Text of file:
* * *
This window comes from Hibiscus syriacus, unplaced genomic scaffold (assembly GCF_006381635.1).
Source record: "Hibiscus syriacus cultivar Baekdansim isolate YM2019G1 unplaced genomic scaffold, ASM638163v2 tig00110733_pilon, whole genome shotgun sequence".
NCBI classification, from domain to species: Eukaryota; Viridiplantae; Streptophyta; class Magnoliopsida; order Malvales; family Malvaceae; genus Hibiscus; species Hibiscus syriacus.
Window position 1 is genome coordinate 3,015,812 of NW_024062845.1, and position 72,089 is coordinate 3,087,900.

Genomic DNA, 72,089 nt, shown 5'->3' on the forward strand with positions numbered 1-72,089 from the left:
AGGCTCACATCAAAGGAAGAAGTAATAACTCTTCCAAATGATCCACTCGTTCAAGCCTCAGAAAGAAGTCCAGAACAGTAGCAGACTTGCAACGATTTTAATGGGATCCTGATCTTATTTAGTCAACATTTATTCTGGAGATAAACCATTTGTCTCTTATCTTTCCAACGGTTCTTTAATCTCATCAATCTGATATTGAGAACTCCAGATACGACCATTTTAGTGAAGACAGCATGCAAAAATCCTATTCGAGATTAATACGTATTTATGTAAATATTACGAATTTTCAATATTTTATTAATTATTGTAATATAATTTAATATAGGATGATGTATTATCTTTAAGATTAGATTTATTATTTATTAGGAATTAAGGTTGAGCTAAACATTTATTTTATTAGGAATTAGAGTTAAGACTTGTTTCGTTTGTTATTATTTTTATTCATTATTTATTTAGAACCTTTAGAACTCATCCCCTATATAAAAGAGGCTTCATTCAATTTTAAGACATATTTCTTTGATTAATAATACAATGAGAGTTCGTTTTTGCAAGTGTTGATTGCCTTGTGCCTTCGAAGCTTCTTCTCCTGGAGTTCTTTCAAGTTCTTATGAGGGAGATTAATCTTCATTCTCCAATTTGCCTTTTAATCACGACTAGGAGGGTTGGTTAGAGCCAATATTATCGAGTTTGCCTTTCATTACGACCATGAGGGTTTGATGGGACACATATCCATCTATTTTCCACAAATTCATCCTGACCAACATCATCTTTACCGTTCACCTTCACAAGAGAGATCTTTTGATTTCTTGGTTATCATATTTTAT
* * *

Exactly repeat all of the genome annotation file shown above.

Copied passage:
This window comes from Hibiscus syriacus, unplaced genomic scaffold (assembly GCF_006381635.1).
Source record: "Hibiscus syriacus cultivar Baekdansim isolate YM2019G1 unplaced genomic scaffold, ASM638163v2 tig00110733_pilon, whole genome shotgun sequence".
NCBI classification, from domain to species: Eukaryota; Viridiplantae; Streptophyta; class Magnoliopsida; order Malvales; family Malvaceae; genus Hibiscus; species Hibiscus syriacus.
Window position 1 is genome coordinate 3,015,812 of NW_024062845.1, and position 72,089 is coordinate 3,087,900.

Genomic DNA, 72,089 nt, shown 5'->3' on the forward strand with positions numbered 1-72,089 from the left:
AGGCTCACATCAAAGGAAGAAGTAATAACTCTTCCAAATGATCCACTCGTTCAAGCCTCAGAAAGAAGTCCAGAACAGTAGCAGACTTGCAACGATTTTAATGGGATCCTGATCTTATTTAGTCAACATTTATTCTGGAGATAAACCATTTGTCTCTTATCTTTCCAACGGTTCTTTAATCTCATCAATCTGATATTGAGAACTCCAGATACGACCATTTTAGTGAAGACAGCATGCAAAAATCCTATTCGAGATTAATACGTATTTATGTAAATATTACGAATTTTCAATATTTTATTAATTATTGTAATATAATTTAATATAGGATGATGTATTATCTTTAAGATTAGATTTATTATTTATTAGGAATTAAGGTTGAGCTAAACATTTATTTTATTAGGAATTAGAGTTAAGACTTGTTTCGTTTGTTATTATTTTTATTCATTATTTATTTAGAACCTTTAGAACTCATCCCCTATATAAAAGAGGCTTCATTCAATTTTAAGACATATTTCTTTGATTAATAATACAATGAGAGTTCGTTTTTGCAAGTGTTGATTGCCTTGTGCCTTCGAAGCTTCTTCTCCTGGAGTTCTTTCAAGTTCTTATGAGGGAGATTAATCTTCATTCTCCAATTTGCCTTTTAATCACGACTAGGAGGGTTGGTTAGAGCCAATATTATCGAGTTTGCCTTTCATTACGACCATGAGGGTTTGATGGGACACATATCCATCTATTTTCCACAAATTCATCCTGACCAACATCATCTTTACCGTTCACCTTCACAAGAGAGATCTTTTGATTTCTTGGTTATCATATTTTAT